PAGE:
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ScienceSeeker Editor’s Selections: Kid Scientists, Social Psychology, M&Ms for Rats

The views expressed are those of the author and are not necessarily those of Scientific American.


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Here are my Science Seeker Editor’s Selections for the past week:

Science is really just kids play. Well, sort of. It turns out that when kids play, they “come up with general principles, akin to scientific theories, based on the data of their daily lives.” Find out more at Discover Magazine’s 80 Beats blog, where Ashley P. Taylor discusses this finding.

The history of social psychology, summed up neatly by decade by Melanie Tannenbaum. A great read: Mirror, Mirror on the Wall, How Does Psych Reflect Us All?

What Makes Chocolate So Irresistible? And how can you get a rat to eat way more M&Ms than is healthy? Joseph Stromberg discusses some new research at Smithsonian Magazine’s Surprising Science blog.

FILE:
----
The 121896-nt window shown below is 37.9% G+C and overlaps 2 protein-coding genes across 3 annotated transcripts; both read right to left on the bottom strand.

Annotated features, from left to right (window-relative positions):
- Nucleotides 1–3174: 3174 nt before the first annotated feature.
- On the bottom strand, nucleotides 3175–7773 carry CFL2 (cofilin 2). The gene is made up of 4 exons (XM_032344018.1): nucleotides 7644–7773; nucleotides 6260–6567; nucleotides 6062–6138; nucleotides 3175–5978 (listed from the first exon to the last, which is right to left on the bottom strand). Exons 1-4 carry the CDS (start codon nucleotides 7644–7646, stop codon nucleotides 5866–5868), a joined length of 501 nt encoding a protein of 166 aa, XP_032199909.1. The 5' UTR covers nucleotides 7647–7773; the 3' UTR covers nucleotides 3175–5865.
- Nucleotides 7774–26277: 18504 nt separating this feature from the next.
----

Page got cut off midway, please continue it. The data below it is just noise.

Jason G. Goldman About the Author: Dr. Jason G. Goldman received his Ph.D. in Developmental Psychology at the University of Southern California, where he studied the evolutionary and developmental origins of the mind in humans and non-human animals. Jason is also an editor at ScienceSeeker and Editor of Open Lab 2010. He lives in Los Angeles, CA. Follow on . Follow on Twitter @jgold85.

The views expressed are those of the author and are not necessarily those of Scientific American.





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